There has been somewhat of a long-standing debate between which snowmobile engine is better since the 4-stroke engine first became available. I don’t think one is better than the other. It just depends on your riding style and preferences.
I’ve been an avid snowmobiler for most of my life, and I have decades of experience riding all over North America. I have used many different 2-stroke and 4-stroke sleds over the years, and I know through first-hand experience their main differences.
This post will touch on the differences between 2-stroke and 4-stroke snowmobiles to give you a better understanding of why you might want to use one over the other. I’ll touch on the advantages of each engine to help you know more about them.
Let’s dive in.
Table of Contents
- The Big Debate
- Engine Style Defined
- 2 Stroke vs 4 Stroke Snowmobile
- Final Thoughts
The Big Debate
If you ask ten different snowmobilers, they will all probably have a different recommendation on whether to use a 2-stroke or 4-stroke snowmobile.
The truth is there isn’t one right or wrong answer here, and both styles of engines work well in different situations.
I have had good experiences with both 2-stroke and 4-stroke sleds and still use 2-stroke machines more often. This is just my personal preference and what sleds I have owned over the years.
Engine Style Defined
Looking at things from a clear perspective, it’s good to know what defines a 2-stroke and 4-stroke engine, whether that is looking at a snowmobile or any other machine.
A 2-stroke engine generates power on every other stroke of the pistons in the engine, while a 4-stroke engine generates power on every fourth stroke. That may not mean much unless you understand how an engine works in the first place, but they are two completely different designs.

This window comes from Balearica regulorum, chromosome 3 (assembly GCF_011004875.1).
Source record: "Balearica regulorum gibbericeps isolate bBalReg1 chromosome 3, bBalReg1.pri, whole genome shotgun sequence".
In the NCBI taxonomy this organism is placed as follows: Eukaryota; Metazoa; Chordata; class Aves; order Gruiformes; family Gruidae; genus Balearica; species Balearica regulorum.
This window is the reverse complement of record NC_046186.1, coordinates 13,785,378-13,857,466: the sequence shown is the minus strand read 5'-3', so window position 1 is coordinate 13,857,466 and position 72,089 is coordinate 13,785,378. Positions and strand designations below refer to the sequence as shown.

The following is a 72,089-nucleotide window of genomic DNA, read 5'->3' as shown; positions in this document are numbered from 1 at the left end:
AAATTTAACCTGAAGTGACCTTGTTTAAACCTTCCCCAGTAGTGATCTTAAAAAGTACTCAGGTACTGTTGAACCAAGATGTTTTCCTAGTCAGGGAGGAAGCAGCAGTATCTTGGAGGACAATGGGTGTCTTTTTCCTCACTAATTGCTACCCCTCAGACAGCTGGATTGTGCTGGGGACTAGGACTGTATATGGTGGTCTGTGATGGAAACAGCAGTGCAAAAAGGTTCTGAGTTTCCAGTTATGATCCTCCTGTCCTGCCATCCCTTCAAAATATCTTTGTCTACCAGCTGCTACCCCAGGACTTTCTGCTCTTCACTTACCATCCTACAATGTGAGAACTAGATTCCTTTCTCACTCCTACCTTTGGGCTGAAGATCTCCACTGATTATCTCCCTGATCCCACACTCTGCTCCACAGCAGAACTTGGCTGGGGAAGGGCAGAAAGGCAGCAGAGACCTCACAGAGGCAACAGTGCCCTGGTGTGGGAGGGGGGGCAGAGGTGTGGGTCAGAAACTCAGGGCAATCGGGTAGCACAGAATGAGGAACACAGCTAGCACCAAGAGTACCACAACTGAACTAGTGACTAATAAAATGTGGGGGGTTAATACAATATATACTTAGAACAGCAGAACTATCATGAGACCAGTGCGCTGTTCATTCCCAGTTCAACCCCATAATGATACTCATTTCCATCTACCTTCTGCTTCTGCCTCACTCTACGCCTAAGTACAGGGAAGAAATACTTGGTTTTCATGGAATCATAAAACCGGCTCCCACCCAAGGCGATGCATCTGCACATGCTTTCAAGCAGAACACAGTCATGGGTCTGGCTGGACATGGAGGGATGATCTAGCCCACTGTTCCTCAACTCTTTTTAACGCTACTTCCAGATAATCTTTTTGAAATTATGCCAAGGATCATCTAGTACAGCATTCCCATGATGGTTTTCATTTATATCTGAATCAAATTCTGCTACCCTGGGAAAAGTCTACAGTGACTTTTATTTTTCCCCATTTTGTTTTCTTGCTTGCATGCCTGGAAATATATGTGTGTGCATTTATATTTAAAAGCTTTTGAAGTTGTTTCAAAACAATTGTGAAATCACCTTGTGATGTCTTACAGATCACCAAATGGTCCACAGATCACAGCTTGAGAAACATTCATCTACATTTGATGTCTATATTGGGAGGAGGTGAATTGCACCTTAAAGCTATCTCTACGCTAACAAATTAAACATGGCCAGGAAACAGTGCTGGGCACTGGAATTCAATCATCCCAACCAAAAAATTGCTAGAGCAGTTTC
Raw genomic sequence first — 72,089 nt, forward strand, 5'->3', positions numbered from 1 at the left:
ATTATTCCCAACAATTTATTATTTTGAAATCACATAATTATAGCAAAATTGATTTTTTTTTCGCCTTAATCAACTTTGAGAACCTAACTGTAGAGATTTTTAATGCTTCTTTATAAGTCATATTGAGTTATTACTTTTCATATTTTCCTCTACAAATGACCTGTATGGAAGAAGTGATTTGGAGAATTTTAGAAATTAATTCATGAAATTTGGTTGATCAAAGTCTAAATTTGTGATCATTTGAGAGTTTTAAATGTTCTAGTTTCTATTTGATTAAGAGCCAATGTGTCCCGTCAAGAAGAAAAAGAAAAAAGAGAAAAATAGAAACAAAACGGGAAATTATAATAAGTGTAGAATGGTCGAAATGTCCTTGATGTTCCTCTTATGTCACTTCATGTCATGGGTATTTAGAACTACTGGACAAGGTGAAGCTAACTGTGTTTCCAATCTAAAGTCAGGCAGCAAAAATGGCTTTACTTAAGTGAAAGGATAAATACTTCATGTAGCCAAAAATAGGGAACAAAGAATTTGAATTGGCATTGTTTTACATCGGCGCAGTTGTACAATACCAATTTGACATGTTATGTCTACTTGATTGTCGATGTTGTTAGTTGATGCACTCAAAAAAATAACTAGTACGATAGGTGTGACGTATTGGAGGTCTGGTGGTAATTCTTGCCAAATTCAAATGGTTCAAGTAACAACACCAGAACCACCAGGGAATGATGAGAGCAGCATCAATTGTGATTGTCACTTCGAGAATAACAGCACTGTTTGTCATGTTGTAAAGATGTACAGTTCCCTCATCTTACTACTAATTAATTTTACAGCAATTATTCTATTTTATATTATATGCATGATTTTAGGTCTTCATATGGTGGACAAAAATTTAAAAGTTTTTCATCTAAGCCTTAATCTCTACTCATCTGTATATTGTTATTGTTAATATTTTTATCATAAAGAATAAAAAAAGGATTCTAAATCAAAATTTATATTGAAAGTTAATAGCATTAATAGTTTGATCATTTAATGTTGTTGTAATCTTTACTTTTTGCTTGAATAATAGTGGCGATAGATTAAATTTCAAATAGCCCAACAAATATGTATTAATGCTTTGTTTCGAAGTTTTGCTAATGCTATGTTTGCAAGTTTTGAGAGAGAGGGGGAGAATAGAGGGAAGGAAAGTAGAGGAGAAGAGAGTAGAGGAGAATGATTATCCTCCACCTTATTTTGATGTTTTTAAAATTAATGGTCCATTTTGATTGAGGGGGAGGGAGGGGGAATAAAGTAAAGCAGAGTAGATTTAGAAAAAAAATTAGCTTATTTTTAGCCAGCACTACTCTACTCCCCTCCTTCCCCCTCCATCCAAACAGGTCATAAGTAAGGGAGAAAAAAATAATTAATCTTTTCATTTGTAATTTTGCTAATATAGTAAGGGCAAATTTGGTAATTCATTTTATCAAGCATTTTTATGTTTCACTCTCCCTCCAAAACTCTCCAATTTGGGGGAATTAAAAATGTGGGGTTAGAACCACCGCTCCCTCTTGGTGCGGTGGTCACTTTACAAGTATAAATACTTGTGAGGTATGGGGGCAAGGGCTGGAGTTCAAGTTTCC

Rather than get into the specifics of how these engines work, I think it’s a better idea for this article to explain how the differences affect how a snowmobile operates in the snow.
2 Stroke vs 4 Stroke Snowmobile
I’ll break down all of the main differences between 2-stroke and 4-stroke snowmobiles here to give you a better understanding of both.
|Design||Simpler/More heat||More complex/More parts|
|Cost||Less expensive||More expensive|
|Performance||More power||Better compression ratios|
|Emissions||Higher emissions||Lower emissions|
2-stroke snowmobiles have been around for longer because they have a simpler, more basic design. 4-stroke sleds are more complex and require more complicated engineering, so they have only become more available in recent years.
The design of a 2-stroke engine also generates more heat, which means that they need a better cooling system than a 4-stroke engine. But a 4-stroke engine has more parts, which can cause more weight overall for the sled.
Another big difference is that 2-stroke engines require a mix of gas and oil. So these types of engines burn up oil in the fuel, and you’ll end up using more oil in the long run. 4-stroke engines can reuse oil, so you don’t burn as much during regular operation.
2-stroke snowmobiles are generally cheaper than 4-stroke sleds because a 2-stroke engine is cheaper to build. But a 4-stroke engine will last a lot longer in total operating life, so upfront cost should be compared against lifetime use.
There are more moving parts in a 4-stroke engine, which typically means that there is more need for potential maintenance. But again, these engines will last longer than 2-stroke, so they can be a better or similar value in the long run.